Honolulu Athlete Races the Sun – and Wins!
HONOLULU, HI –For Ocean Safety Lifeguard, EMT and waterman, Jeff Kozlovich, 49, yesterday looked like this.
Start running at 5:50 AM at Magic Island, through Ala Moana Center, head for the Pali, up the mountain and down the other side to Kailua Beach, toss off the running shoes and launch the paddle board, head east past Lanikai, around Makapuu Point, paddle past Sandy Beach, Hanauma Bay, Hawaii Kai, Kuliouou, Aina Haina, Kahala, Diamond Head and Waikiki, and finish at Magic Island – before sunset.
The months of training for this mega-exercise adventure paid off. Jeff was over an hour ahead of schedule by the time he reached Kailua Beach Park and set out on his paddleboard into the wind and into rough water. Conditions did not improve until he rounded the corner near Hanauma Bay.
He played it safe and stayed far outside the rising surf – too far for those in his support crew of family, photographer David Cornwell and Ocean Safety Lifeguard Bill Goding to spot. When Jeff arrived back at Magic island at 6:42 PM – 12 hours and 52 minutes after his start and a half hour before sunset - the support crew plus other Lifeguards were still looking for him off Diamond Head.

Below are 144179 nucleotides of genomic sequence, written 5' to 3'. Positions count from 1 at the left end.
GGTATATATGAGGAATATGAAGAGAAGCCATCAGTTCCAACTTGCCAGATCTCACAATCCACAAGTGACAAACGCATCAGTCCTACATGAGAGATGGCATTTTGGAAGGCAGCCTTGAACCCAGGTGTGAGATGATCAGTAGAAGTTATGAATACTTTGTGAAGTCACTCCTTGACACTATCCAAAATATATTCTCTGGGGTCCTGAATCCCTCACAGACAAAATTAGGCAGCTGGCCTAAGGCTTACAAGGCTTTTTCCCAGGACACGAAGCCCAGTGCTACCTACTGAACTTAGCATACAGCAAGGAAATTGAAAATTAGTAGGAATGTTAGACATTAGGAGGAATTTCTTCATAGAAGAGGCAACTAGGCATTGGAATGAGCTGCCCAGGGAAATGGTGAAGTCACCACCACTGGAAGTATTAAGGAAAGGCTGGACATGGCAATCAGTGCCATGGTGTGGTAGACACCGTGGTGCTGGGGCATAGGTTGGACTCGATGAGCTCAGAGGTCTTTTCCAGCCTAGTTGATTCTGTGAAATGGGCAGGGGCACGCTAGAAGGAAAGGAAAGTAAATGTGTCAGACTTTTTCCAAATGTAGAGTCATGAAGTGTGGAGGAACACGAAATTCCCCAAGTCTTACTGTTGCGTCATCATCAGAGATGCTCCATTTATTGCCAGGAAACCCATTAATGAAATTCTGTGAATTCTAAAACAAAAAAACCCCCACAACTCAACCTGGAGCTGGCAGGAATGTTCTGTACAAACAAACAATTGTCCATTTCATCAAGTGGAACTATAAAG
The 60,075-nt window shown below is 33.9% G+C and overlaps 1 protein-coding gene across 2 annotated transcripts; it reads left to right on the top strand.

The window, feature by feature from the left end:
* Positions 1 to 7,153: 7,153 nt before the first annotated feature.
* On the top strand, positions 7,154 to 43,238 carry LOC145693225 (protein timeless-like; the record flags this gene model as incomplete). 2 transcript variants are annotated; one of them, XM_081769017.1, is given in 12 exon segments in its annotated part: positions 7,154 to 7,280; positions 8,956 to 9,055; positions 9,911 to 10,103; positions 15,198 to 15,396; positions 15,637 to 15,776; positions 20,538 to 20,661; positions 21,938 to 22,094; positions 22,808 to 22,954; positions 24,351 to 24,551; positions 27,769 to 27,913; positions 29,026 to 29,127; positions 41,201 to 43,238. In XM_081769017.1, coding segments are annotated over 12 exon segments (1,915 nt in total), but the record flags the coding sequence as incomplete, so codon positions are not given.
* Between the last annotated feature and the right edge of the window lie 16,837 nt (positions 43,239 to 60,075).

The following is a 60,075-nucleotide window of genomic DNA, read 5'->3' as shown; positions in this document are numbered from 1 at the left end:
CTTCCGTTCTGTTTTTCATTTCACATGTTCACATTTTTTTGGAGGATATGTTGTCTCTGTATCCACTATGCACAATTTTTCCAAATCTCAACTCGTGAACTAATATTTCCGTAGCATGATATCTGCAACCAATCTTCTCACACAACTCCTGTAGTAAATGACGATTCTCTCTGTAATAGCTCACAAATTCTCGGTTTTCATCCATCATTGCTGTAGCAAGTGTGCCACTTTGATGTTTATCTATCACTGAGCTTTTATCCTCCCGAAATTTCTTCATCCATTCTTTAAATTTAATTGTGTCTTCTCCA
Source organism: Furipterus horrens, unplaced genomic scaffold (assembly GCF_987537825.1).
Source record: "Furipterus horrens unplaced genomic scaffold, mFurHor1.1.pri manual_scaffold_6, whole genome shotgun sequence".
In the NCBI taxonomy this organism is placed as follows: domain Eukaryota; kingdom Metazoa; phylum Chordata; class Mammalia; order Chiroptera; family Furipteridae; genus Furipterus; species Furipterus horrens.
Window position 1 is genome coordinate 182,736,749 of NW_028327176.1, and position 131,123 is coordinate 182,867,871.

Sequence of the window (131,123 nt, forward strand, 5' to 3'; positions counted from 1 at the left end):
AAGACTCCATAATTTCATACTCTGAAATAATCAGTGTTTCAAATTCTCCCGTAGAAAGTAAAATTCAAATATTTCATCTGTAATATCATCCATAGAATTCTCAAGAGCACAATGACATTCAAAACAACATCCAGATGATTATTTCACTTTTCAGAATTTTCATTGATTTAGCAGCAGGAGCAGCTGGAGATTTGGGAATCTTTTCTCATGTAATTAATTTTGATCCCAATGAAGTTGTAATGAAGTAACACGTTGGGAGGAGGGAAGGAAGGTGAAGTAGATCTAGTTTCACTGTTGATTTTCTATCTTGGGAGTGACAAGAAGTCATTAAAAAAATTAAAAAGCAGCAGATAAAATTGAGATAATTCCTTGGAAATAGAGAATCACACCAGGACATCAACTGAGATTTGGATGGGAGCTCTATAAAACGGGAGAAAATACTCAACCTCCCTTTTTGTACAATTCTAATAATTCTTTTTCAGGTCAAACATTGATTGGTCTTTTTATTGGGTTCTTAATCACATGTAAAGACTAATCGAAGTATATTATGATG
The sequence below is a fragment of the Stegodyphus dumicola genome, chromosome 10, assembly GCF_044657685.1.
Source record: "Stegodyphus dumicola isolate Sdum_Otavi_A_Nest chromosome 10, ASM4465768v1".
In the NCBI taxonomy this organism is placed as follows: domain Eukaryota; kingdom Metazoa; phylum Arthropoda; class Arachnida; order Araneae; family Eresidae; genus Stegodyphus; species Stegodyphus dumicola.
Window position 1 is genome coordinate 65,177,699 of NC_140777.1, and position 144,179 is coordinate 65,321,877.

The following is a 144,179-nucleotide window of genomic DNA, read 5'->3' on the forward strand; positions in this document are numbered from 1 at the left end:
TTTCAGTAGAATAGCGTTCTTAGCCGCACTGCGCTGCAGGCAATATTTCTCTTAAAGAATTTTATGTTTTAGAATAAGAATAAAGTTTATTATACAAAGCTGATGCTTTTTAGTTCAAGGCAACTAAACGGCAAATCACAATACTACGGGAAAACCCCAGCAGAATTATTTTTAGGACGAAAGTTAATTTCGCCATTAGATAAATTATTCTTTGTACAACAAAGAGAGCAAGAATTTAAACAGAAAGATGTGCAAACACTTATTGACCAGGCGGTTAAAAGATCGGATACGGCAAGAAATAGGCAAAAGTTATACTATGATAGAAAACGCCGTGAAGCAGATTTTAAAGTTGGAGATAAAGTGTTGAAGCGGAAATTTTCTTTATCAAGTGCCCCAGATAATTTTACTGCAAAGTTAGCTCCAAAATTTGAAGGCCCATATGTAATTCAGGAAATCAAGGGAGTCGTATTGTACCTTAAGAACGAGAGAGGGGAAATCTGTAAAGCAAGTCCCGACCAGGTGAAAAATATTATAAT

“It was actually funny- I got there before they did and I wasn’t that tired even at the end. I had wanted to show what a healthy lifestyle can do and I was determined to finish my adventure on time. I didn’t start off as healthy as many folks so I had to work a little harder.”
As a small child, Kozlovich often had chronic bronchitis, which led to hospital stays. His breathing problems and the loss of his aunt to lung cancer led to his decision to make his race with the sun an opportunity to raise funds for American Lung Association in Hawaii. Now he documents his and others’ sports adventures on his blog, kozhawaii.blogspot.com, where anyone can donate to ALA in Hawaii.
Says ALAH Executive Director Jean Evans, “We’re delighted to be the recipient of Jeff’s extreme fitness adventure. His lifestyle shows how important breath is to any athlete. And his loss of a family member to lung cancer and his own past history with chronic breathing problems put him in the company of more than 175,000 people in Hawaii with lung disease.”